Today is apparently Blue Monday, the so-called most depressing day of the year. It began life as a marketing ploy, an effective one at that, given the amount of coverage it usually gets. The idea is that, in the UK at least, people are most depressed on the third Monday in January due to a combination of factors – being back at work after xmas, having no money [pay day is more than a week away], the weather, the fact it’s dark a lot of the time, etc, etc.
I’ve had a load of press releases about it in the last week, mainly about stress at work. This follows Mental Health Awareness Day/Week, Stress Awareness Day/Week, etc. These are generally set up to, as it says on the packet, raise awareness about mental health, at work and at home.
Clearly, mental health is a huge issue and one which we should be more aware of. But awareness alone is only the start. A vast industry has grown up around mental health in the last years with all sorts of products and ‘fixes’ being marketed at people. I’m sure good nutrition, exercise, mindfulness and all the rest make a difference to people coping with the multiple stresses that life throws at them.
But surely the main one when it comes to work is workload and having to cram too much into any given day. No amount of drinking ‘natural’ smoothies is going to help much if your workload is unmanageable and continues to be so.
The problem is that every day is a mountain to climb for many people these days and then having climbed it they have minimal time to recover before they have to do it all over again. The pace of life is so fast and the expectations so great that it is hard to keep up.
The weekend, if you’re lucky enough to have it, offers a breathing space, but if you have kids it is very temporary or non-existent. You have to cram all the stuff you need to do into Saturday and Sundays are mainly reserved for getting ready for Monday and often that means working as well as all the other stuff like ironing, getting the kids’ homework done, doing school admin, working out who is picking up the kids on any given day etc.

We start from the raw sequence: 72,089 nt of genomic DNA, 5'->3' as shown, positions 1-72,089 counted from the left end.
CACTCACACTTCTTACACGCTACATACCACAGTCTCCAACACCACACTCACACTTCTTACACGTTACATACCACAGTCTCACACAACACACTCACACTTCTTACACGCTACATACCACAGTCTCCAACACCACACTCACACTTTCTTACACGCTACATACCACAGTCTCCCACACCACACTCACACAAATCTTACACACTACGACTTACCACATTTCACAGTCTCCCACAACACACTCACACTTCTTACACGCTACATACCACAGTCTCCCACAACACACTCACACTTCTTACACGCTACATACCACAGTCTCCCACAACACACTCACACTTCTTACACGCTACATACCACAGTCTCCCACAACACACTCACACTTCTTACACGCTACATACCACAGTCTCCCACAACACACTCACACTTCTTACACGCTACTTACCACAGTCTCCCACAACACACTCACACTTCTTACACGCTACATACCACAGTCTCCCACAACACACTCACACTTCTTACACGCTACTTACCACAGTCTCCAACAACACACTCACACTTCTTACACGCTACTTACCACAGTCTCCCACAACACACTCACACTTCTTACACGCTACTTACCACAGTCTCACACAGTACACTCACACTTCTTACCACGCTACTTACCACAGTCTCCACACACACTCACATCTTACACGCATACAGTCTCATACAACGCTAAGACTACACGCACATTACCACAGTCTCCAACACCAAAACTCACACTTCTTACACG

So how do you get through it all?
The only way, I think, is to work on the things you can control. That may or may not involve changing jobs or careers; it may or may not involve negotiating with managers about workloads [and making a positive case for tasks being streamlined] or about flexible working [particularly if working flexibly could save you much needed time and energy spent on commuting]; it may involve having regular duvet weekends where you have no deadlines, no rush, etc – there’s a lot to be said for pottering; it may involve regular time set aside for having a laugh with friends or something else you can look forward to; it may involve having a hobby on the side, if you have the time and energy, which can offset the stresses of the week; it may involve clubbing together with a friend to do the school pick-up so you don’t have to do it every day; whatever might make your life easier.
Life often goes by so fast that you have little time to think about anything much except getting to the next thing, and potentially doing all manner of other chores en route to that thing, to save time. Small changes can sometimes make more difference than you think, though. Of course, bigger, infrastructural ones like affordable breakfast and after school clubs, would make a bigger difference, but in the darkness of January, with another whole year ahead of who knows what, it’s good to regroup and think about what you can do to keep putting one foot in front of the other.